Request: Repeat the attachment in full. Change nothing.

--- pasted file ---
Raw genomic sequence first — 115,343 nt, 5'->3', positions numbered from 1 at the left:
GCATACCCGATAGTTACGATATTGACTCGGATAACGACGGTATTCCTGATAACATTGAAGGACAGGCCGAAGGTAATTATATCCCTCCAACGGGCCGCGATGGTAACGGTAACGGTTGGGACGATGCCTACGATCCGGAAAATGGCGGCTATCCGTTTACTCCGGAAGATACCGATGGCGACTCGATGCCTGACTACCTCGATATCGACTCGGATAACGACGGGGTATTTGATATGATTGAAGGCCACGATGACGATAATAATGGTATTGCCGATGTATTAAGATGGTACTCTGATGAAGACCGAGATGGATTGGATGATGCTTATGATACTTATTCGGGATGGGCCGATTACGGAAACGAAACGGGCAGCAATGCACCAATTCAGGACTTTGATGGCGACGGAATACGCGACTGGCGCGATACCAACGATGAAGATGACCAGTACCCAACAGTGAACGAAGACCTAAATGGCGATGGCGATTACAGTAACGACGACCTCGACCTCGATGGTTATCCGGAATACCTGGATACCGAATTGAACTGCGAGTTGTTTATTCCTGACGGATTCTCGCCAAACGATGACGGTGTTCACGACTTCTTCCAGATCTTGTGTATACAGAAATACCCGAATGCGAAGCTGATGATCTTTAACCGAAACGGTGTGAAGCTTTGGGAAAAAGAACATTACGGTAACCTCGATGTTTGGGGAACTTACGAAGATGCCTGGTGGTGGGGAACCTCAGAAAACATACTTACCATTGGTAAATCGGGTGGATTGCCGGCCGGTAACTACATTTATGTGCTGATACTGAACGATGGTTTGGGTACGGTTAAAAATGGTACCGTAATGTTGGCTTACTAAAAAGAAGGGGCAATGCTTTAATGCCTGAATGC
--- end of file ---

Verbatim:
Raw genomic sequence first — 115,343 nt, 5'->3', positions numbered from 1 at the left:
GCATACCCGATAGTTACGATATTGACTCGGATAACGACGGTATTCCTGATAACATTGAAGGACAGGCCGAAGGTAATTATATCCCTCCAACGGGCCGCGATGGTAACGGTAACGGTTGGGACGATGCCTACGATCCGGAAAATGGCGGCTATCCGTTTACTCCGGAAGATACCGATGGCGACTCGATGCCTGACTACCTCGATATCGACTCGGATAACGACGGGGTATTTGATATGATTGAAGGCCACGATGACGATAATAATGGTATTGCCGATGTATTAAGATGGTACTCTGATGAAGACCGAGATGGATTGGATGATGCTTATGATACTTATTCGGGATGGGCCGATTACGGAAACGAAACGGGCAGCAATGCACCAATTCAGGACTTTGATGGCGACGGAATACGCGACTGGCGCGATACCAACGATGAAGATGACCAGTACCCAACAGTGAACGAAGACCTAAATGGCGATGGCGATTACAGTAACGACGACCTCGACCTCGATGGTTATCCGGAATACCTGGATACCGAATTGAACTGCGAGTTGTTTATTCCTGACGGATTCTCGCCAAACGATGACGGTGTTCACGACTTCTTCCAGATCTTGTGTATACAGAAATACCCGAATGCGAAGCTGATGATCTTTAACCGAAACGGTGTGAAGCTTTGGGAAAAAGAACATTACGGTAACCTCGATGTTTGGGGAACTTACGAAGATGCCTGGTGGTGGGGAACCTCAGAAAACATACTTACCATTGGTAAATCGGGTGGATTGCCGGCCGGTAACTACATTTATGTGCTGATACTGAACGATGGTTTGGGTACGGTTAAAAATGGTACCGTAATGTTGGCTTACTAAAAAGAAGGGGCAATGCTTTAATGCCTGAATGC